Posts Tagged: law enforcement
Police officers on the street providing security during a parade in downtown Los Angeles. (Photo: Beto Rodrigues, via Shutterstock)
OPINION: No one wants to see bad officers removed from law enforcement more than good officers do. When officers act in a way that is grossly inconsistent with the missions and goals of our profession, it only harms our ability to build trust between officers and the communities they have sworn to serve.
A pedestrian crosses Hollywood Boulevard in L.A. (Photo: View Apart, via Shutterstock)
An effort backed by advocates for pedestrians and bicycle riders would set up experimental programs in several California cities to get drivers to obey traffic laws, in part through the use of red-light and speed cameras.
Laura Wilcox, whose shooting death in Nevada County inspired "Laura's Law." (Family photo)
Legislation to strengthen California’s 2002 “Laura’s Law,” which gives family members a legal tool to get treatment for their severely mentally ill relatives, has been approved 77-0 by the state Assembly, despite opposition from some California counties, behavioral health directors and a labor union representing employees in local mental-health programs.
A photo illustration of a young girl in custody. (Image: structuresxx, via Shutterstock
The woman, writing to Gov. Gavin Newsom about Senate Bill 233, called herself voiceless.In her letter she told the governor about rapes she’s suffered while homeless and on the streets. Pimps had beaten her. One once threw her out of a hotel, leaving her naked in the parking lot.She feared to call police. They never listened to her before, the unnamed woman wrote.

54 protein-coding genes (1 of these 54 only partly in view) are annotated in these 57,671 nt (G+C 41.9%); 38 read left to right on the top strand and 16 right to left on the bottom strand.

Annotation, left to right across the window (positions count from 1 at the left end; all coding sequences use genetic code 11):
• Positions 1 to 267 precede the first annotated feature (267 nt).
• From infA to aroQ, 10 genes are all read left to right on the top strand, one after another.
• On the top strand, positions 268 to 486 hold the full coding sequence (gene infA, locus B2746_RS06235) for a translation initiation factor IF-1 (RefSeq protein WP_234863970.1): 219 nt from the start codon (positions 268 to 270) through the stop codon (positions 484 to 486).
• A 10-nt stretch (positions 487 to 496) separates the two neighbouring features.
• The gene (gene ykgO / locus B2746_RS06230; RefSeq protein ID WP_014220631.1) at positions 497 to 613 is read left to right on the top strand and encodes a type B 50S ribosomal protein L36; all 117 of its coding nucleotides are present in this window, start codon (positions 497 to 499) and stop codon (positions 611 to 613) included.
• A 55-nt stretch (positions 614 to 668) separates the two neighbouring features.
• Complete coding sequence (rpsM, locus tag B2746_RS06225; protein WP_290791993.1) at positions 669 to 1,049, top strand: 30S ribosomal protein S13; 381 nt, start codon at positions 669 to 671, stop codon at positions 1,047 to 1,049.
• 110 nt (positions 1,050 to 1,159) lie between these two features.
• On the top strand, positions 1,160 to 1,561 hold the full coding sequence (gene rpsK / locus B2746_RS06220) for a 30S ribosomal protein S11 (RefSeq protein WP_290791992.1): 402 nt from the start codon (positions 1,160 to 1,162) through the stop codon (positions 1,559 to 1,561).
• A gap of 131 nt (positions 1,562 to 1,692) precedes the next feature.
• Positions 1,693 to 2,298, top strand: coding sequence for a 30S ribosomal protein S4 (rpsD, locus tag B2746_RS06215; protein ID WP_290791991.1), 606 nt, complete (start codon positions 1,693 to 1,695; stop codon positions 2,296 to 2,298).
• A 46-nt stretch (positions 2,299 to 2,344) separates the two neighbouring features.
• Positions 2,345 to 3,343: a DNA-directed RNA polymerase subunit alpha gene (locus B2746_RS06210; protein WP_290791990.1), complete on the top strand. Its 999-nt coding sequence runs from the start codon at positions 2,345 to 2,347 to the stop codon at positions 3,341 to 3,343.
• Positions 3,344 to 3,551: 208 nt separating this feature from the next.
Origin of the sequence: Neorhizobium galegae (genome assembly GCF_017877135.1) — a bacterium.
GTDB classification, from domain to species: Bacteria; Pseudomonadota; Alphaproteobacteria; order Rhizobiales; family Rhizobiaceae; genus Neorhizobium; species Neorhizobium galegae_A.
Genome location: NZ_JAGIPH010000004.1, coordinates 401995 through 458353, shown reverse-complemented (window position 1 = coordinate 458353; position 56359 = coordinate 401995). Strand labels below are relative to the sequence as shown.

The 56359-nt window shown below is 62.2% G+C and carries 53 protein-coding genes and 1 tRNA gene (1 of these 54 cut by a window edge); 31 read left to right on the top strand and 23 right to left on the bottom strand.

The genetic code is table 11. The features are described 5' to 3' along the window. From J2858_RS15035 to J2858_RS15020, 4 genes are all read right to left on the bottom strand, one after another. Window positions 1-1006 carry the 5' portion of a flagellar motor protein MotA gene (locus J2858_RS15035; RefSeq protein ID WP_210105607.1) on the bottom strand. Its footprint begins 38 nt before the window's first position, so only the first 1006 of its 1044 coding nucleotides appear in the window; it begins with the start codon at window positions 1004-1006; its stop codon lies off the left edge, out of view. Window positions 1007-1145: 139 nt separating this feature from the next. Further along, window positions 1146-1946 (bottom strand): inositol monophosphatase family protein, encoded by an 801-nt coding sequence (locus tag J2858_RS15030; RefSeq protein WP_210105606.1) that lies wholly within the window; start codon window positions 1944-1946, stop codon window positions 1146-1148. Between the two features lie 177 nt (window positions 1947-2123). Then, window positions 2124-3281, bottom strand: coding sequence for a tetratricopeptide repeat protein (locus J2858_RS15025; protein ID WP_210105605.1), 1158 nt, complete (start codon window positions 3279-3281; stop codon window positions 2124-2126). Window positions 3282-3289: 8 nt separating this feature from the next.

Police officers deployed at a Los Angeles parade. (Photo: Betto Rodrigues)
OPINION: California’s Assembly Bill 931, which would modify the state legal standard governing police officers’ use of deadly force, is a promising advance on existing law, but the current proposal is deeply flawed. To meaningfully reform police practices and properly regulate the use of deadly force, some significant amendments are necessary.
A dead body in a county morgue. (Photo: John Gomez)
Can law enforcement be trusted to fairly review law enforcement-involved shootings? Some state senators think not, citing the example of San Joaquin County, which saw two forensic pathologists resign after claiming that Sheriff Steve Moore pressured them to change their findings in officer-involved deaths. The pathologists claimed the sheriff pressured them to classify the deaths as accidents.
Sacramento police officers preparing for protests over the shooting of Stephon Clark. (Photo: Kevin Cortopassi, Flickr Creative Commons)
The recent police killing of an unarmed black Sacramento man has left protesters and local politicians demanding revisions to California’s Peace Officer’s Bill of Rights — the decades-old protocol for officers facing disciplinary investigation. But state lawmakers, despite the national attention directed at the shooting of 22-year-old Stephon Clark, have not introduced legislation or even made reference to the 1976 law, known as the POBR.
A posed image of a rape victim in a dark tunnel, with the shadow of the rapist in the background. (Photo: ChameleonsEye, via Shutterstock)
Thousands of California women who said they were raped gave details of their assaults to investigators and provided critical data in “rape kits” — DNA, wounds, semen, hair, fibers — to identify their attackers. But many of the rape kits were not examined in a timely way, caught in a backlog that has angered some lawmakers and women’s groups.
Photo illustration: A young woman in custody clings to a chain-link fence. (Shutterstock)
New legislation to overhaul California’s youth criminal justice system includes a key provision that bars life-without-parole sentences for juvenile offenders. Currently, the United States is the only country in the world to impose life-without-parole sentences on minors. Throughout the past decade, the U.S. Supreme Court has handed down decisions that have begun to reverse the trend.
Pedestrians crossing Hollywood Boulevard. (Photo: Sean Pavone)
Pedestrian deaths are on the rise throughout the nation, but California is bucking the trend. Preliminary data by the Governors Highway Safety Organization shows an increase in pedestrian fatalities throughout the United States, rising 12 percent to 5,997 in 2016. Yet California, home to the highest number of pedestrian deaths for years, is finally seeing a drop.